Akihabara is known first and foremost as Tokyo’s geek capital — think anime, maid cafes, arcades, and the like — but there’s also a cheap sushi joint here that’s worth a visit. Pretty standard in price, portions, and quality, Ganso is a kaiten sushi place, or a sushi restaurant with a conveyor belt. Some of the dessert options are wacky, but hit the spot after a soy sauce overdose. After you’re finished eating, a staff member counts the number of plates you’ve consumed to determine your bill. The design of each plate reflects the price.
Highly affordable, this Shinjuku gem is a standing room-only sushi bar, with space for about 12 people. It’s intimate: you can watch the chef prepare your meal right in front of your eyes, which is a kind of omakase experience for a fraction of the price. Savor fresh cuts of negitoro, uni, and salmon, and down it all with some complimentary green tea.
It’s worth scoping Sushi Katsura, located near the old location of Tsukiji Market. Both lunch and dinner here is a fair price compared to the fancier establishments in the area. The lunch nigiri set is really a steal (for about $15 USD), and comes with complimentary beer or sake. The atmosphere is friendly and relaxed.
At Uobei, customers order on a small screen, and a few minutes later the sushi zips right to your table on a high-speed conveyor belt. If you don’t speak any Japanese, this makes choosing the sushi you want an absolute breeze. The fish here is better than other restaurants of the same price range, and the futuristic set-up is guaranteed to entertain.
Near Ebisu station off the Yamanote line is Sushi Hayakawa, a Zen eatery with a subdued sushi bar and an enigmatic chef. The menu is highly unique: one recent dish was tuna belly on a charcoal-broiled roll with truffle flakes. A visit to the restaurant’s official Instagram will clue you into the catch of the day. Prices are steep so be prepared.
This place hasn’t made any best-of lists yet, but that’s because savvy Tokyoites have been keeping it a fervent secret. A stone’s throw away from northeastern Tokyo’s Ueno station, this small kaiten (conveyor belt) shop serves quality fatty tuna, sweet clam, and thick slabs of shiny pink salmon at wholly unbeatable prices.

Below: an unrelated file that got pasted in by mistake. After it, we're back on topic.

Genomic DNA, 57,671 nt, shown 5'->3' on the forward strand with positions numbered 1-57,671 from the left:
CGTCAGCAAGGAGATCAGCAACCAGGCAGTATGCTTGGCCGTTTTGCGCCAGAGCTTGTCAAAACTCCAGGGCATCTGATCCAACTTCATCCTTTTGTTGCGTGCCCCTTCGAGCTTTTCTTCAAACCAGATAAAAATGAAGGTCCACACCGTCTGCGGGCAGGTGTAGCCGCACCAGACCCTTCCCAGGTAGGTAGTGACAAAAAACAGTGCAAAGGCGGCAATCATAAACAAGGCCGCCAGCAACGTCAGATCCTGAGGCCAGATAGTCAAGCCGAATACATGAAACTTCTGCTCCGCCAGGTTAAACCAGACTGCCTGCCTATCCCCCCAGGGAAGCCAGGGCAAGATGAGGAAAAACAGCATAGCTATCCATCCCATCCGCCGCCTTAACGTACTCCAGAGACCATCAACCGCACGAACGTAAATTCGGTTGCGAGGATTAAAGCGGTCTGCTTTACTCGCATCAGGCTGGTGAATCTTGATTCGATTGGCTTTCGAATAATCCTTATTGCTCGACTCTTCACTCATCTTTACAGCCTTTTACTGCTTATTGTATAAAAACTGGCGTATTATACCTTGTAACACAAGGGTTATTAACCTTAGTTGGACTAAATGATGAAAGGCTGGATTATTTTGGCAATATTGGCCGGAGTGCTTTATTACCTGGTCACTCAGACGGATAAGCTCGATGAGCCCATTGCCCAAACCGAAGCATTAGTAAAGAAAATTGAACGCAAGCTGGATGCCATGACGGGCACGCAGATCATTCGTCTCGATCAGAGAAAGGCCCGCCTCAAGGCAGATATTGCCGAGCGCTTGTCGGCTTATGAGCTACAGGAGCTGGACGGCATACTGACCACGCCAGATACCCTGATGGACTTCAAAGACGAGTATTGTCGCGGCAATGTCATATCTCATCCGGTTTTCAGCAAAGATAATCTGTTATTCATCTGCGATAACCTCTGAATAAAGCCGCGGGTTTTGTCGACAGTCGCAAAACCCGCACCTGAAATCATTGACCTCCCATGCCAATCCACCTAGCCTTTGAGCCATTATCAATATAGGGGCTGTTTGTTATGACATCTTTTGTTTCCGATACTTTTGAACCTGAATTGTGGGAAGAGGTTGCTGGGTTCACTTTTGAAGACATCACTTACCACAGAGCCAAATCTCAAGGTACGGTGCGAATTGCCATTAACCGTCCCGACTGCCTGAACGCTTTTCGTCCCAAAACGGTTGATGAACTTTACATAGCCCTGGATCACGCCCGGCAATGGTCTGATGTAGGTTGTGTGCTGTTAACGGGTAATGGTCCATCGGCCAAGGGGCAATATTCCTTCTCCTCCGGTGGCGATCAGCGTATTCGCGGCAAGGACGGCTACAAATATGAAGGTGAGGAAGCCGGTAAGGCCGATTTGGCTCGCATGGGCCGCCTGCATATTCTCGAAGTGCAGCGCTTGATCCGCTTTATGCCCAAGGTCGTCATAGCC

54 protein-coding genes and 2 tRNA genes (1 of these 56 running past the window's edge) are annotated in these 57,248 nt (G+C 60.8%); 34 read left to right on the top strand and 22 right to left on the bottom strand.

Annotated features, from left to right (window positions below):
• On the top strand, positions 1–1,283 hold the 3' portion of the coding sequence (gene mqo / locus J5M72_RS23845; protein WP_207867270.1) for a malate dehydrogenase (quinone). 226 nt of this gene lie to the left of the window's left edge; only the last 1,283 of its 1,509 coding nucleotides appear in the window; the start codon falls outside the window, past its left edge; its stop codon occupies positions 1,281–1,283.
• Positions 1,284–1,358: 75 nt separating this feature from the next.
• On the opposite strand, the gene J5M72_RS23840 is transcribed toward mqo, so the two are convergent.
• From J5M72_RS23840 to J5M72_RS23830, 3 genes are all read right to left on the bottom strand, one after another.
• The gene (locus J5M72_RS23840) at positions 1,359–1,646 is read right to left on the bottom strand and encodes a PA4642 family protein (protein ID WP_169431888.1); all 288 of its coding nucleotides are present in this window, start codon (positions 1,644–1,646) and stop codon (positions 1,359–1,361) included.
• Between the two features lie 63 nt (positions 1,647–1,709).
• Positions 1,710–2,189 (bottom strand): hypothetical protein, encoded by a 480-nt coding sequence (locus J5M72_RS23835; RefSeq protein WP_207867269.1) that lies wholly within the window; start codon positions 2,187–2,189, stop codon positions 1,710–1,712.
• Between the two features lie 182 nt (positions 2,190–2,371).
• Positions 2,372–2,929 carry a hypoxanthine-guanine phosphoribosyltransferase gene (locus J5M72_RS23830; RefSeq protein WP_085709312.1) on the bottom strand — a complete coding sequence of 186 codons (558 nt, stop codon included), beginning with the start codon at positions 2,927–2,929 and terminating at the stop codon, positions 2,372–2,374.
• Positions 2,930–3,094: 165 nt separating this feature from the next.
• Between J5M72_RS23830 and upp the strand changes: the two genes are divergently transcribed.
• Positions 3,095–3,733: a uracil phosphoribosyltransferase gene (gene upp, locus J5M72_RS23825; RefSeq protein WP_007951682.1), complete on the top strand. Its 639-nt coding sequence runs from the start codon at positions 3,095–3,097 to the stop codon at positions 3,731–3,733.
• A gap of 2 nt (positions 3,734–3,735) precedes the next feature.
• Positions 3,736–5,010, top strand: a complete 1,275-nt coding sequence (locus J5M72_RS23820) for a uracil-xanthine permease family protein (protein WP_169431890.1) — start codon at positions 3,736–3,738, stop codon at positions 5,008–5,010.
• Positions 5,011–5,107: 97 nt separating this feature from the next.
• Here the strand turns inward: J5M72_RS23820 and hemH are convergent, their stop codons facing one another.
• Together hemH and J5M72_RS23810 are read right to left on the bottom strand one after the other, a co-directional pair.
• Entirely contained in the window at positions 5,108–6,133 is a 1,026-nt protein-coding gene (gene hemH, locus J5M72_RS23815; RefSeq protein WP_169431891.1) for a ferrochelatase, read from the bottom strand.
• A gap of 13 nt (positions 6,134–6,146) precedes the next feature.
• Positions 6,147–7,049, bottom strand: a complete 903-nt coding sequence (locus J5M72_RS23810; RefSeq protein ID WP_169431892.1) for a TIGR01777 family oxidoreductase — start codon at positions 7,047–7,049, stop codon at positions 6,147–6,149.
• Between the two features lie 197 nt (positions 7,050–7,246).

Can’t get enough tuna? Itamae is the place for you. With 12 locations around Tokyo, this place is affordable, unpretentious, and 100 percent delicious. It’s been called the number one restaurant for tuna in Tokyo, and they take that reputation pretty seriously. From 2008 to 2011, Itamae bought the “first tuna of the year” at Tokyo’s high-priced tuna auctions. Nowadays, they host an annual tuna-carving event.
There are no Michelin stars here, but there might as well be: Seamon has earned extremely high reviews from customers from all over the world. They don't serve omakase in the strictest sense; here they offer certain set courses with different entrees and various pieces of sushi, plus dessert. It’s more relaxed here, but you still get a luxury experience: each party is given their own personal sushi chef.
Himawari Zushi Shintoshin
Located in bustling Shinjuku, Himawari Zushi excels in the categories of price and flavor. It’s a conveyor belt sushi restaurant, but you can order freshly made sushi as well. Prices are very cheap, and the fluke, shrimp, and fatty salmon are the shining stars. Allow a little extra time to wait in line during evening hours.
With outposts all over the world, it might seem silly to head straight to Nobu after you’ve landed in Tokyo. But with a new Saturday brunch menu, this restaurant continues to deliver authentic and innovative Japanese fusion cuisine. With vegetarian options, the lunch box satisfies all kinds of eaters. There’s also a sleek bar here with fine cocktails and local sake.
Oh Kura Sushi, the best and cheapest sushi in all of Japan. Kura is a chain restaurant with stores all over the country, but the ones in Tokyo are definitely the best, being as they’re the closest to all the action at Tsukiji. Everything here is pretty good, but you might want to avoid some of the fishier fish if you’re not the mackerel type. For those with weird taste buds, occasionally really bizarre sushi floats by on the Kura conveyor belt: banana slices, for example.